How many avalanches or “slides” have you caused since you’ve been filming with Out of Service?
I don’t know dude, I’d say somewhere around 10… Actually, can I change my answer to this? I can’t say the number, but I don’t think I’ve been in any slides that I thought were really a scary situation. I have made some jump landings slide and started some small avalanches that have been easy to ride out of, but I haven’t had a burial or any situation where I was like my god that was a close call. I’ve been lucky and I’ve been trying to make the right decisions to avoid that situation.
So you’re making all the right decisions?
They say that every day you go out into the mountains you take a coin out of the skill jar and you put it in the luck jar. There are times when I feel like I could have made a better call or maybe been less aggressive, but at the end of the day, it’s about how much time you spend out there and the odds are that eventually you will be involved in an incident, regardless of how cautious you are. I just try to be as aware of the conditions, snowpack and forecast as possible, have a plan, and be prepared for any situation.
We’ve been riding together for 2 years now and I think an interview situation is a perfect time to ask about the hair and beard.
Yup, when did you start growing it?
I started growing my beard about five years ago. I had to shave it once for work but since then I have never not had a beard. And it’s been like five years and a bit since I’ve cut my hair. I pretty much moved to Whistler and let it go. I think my hair’s maxed out. And this moustache, I haven’t trimmed it at all. This is as thick as it gets.
Does your girlfriend like it?
Ya, she was the one who first encouraged it. But now she’s like, hey you should probably get a haircut to at least trim off the gnarly ends, but I can’t be fucked with that.
Is it as scruffy downstairs as it is upstairs?
Oh god… Like I said, Five years [hard uncomfortable laughs].
I’m so glad I asked that. Alright, back to normal questions. What do you do in the off season?
I work as a carpenter in the summer building houses around British Columbia. I do some skating and surfing when I can, but living in Squamish and being surrounded by all this beautiful granite, I do a lot of rock climbing. I pretty much climb rocks all summer.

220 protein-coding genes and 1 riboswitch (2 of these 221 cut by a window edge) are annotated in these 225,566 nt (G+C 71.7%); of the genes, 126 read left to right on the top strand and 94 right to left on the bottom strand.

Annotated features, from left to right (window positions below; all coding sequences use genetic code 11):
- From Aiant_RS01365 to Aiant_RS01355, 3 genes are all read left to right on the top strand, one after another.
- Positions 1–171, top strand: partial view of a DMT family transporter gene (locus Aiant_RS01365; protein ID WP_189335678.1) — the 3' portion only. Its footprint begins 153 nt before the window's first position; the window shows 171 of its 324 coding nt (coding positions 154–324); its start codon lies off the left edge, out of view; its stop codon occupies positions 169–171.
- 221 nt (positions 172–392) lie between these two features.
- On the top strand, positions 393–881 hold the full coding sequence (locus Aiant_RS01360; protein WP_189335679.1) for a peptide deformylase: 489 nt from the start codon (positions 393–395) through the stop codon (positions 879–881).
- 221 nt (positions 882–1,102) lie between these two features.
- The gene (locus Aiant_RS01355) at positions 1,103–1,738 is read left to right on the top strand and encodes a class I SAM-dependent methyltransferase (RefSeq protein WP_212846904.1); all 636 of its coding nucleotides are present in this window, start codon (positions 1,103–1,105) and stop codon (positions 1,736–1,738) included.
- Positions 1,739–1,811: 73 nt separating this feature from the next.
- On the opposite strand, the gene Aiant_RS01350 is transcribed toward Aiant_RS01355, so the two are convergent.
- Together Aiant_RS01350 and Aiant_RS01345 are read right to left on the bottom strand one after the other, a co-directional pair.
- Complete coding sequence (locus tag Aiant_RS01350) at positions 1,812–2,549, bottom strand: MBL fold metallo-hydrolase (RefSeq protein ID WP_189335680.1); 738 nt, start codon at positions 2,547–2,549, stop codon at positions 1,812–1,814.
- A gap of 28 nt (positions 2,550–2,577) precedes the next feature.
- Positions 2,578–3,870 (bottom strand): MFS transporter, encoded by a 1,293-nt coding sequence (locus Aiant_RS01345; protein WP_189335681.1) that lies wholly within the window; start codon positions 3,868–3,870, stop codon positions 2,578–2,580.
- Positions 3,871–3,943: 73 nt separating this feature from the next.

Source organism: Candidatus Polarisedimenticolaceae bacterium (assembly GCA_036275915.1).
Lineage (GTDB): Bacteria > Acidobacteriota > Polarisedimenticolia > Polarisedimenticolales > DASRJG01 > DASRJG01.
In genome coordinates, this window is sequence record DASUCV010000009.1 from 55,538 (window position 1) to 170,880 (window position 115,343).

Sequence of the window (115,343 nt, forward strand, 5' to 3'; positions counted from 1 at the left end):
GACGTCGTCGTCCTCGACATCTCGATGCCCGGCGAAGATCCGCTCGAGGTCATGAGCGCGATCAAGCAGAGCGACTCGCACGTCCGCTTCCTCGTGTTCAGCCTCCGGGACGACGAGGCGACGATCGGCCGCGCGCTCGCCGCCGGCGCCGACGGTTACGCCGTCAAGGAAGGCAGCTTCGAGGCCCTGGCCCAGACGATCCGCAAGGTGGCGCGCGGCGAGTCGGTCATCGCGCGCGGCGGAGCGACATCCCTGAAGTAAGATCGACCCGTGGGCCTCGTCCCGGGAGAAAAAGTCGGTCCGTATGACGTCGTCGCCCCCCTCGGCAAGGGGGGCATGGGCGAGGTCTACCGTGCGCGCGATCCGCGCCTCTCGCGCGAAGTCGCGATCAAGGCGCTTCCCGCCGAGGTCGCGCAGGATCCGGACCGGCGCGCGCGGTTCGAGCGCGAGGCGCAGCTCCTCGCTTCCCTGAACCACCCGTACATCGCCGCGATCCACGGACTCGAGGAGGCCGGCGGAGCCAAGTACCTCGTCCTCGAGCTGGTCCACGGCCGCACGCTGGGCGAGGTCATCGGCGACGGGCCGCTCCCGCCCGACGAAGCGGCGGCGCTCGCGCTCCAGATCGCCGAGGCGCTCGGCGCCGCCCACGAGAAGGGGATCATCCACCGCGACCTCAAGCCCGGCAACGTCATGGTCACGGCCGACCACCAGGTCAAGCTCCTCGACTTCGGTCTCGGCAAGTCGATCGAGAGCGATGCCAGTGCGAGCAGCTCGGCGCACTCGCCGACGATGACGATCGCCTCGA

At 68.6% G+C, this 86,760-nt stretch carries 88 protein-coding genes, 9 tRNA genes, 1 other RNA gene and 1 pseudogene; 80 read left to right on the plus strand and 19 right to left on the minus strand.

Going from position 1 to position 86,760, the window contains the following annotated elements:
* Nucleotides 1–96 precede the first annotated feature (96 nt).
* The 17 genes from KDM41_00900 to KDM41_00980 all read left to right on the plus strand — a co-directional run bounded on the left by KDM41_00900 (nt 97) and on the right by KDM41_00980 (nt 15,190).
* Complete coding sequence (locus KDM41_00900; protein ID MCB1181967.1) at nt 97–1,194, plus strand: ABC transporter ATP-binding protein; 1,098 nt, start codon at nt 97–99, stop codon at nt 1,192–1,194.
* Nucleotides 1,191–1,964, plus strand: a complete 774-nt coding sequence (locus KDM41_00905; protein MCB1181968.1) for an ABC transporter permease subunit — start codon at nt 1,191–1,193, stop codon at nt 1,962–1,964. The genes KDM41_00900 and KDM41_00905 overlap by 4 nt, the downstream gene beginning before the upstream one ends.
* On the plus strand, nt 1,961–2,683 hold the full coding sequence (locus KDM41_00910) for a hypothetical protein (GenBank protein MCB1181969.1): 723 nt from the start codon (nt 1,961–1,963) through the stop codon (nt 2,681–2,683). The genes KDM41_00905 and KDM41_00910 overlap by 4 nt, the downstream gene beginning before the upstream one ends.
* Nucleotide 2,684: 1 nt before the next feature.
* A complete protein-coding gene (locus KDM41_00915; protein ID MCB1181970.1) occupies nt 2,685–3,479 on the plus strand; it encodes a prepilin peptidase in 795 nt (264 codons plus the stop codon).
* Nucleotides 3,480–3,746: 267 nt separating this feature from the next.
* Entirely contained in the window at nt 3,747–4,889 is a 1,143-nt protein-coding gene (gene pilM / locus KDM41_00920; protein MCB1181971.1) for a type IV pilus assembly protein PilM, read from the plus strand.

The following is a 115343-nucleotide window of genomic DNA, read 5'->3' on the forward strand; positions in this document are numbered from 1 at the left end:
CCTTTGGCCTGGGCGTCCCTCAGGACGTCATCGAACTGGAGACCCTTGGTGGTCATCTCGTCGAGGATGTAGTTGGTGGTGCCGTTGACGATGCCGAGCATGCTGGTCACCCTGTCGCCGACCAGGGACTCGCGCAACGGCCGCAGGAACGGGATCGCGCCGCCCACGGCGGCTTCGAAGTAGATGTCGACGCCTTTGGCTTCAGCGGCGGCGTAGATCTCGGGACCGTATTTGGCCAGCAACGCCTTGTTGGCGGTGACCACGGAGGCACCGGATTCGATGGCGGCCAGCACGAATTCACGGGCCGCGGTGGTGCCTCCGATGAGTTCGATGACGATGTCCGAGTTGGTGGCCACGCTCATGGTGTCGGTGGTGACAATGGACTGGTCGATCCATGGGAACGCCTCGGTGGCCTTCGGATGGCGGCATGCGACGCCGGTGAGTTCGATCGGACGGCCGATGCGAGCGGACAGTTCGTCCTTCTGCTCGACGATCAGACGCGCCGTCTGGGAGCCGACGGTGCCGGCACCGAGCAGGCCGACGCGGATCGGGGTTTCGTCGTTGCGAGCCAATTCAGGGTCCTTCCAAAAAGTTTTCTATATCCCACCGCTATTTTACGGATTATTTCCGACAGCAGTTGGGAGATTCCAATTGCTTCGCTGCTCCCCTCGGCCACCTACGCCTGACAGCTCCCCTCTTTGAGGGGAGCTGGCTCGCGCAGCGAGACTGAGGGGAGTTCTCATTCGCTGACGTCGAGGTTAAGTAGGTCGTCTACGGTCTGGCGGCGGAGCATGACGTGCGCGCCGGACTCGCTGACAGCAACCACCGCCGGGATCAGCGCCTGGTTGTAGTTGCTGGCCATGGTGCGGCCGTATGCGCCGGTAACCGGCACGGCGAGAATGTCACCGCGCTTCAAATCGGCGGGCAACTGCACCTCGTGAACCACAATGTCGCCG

Cool, does anything transfer over from rock climbing to snowboarding?
Um, managing fear. The thing I love about climbing is that it scares me on a whole different level from snowboarding and it really challenges me to work through that fear. You have to be able to calm yourself down because the second you get super scared is when you start making the wrong decisions. I found, after a few seasons of rock climbing, when I go into backcountry snowboarding, I’m way more confident. When I feel that fear coming on, I’m able to manage it better.
Any people or things you’d like to thank?
My parents for being so supportive of everything in my life, especially snowboarding; they’ve played a massive part in setting me on the path I am on today. And a huge thank you to my girlfriend Jill for putting up with all the early mornings and late nights. I am lucky to have you to help me keep my shit together. Also, many thanks to all the filmers and photographers who come out and shoot incredible images. Especially Vanessa, Luke, and Kenny who have toughed it out the most with us over the past couple of seasons. And thank you to everybody I have had the pleasure of riding with, I have learned from all of you, especially you Geoff. I wouldn’t have had the past couple of seasons if it weren’t for you bringing me onto the crew and teaching me so much. So cheers to that!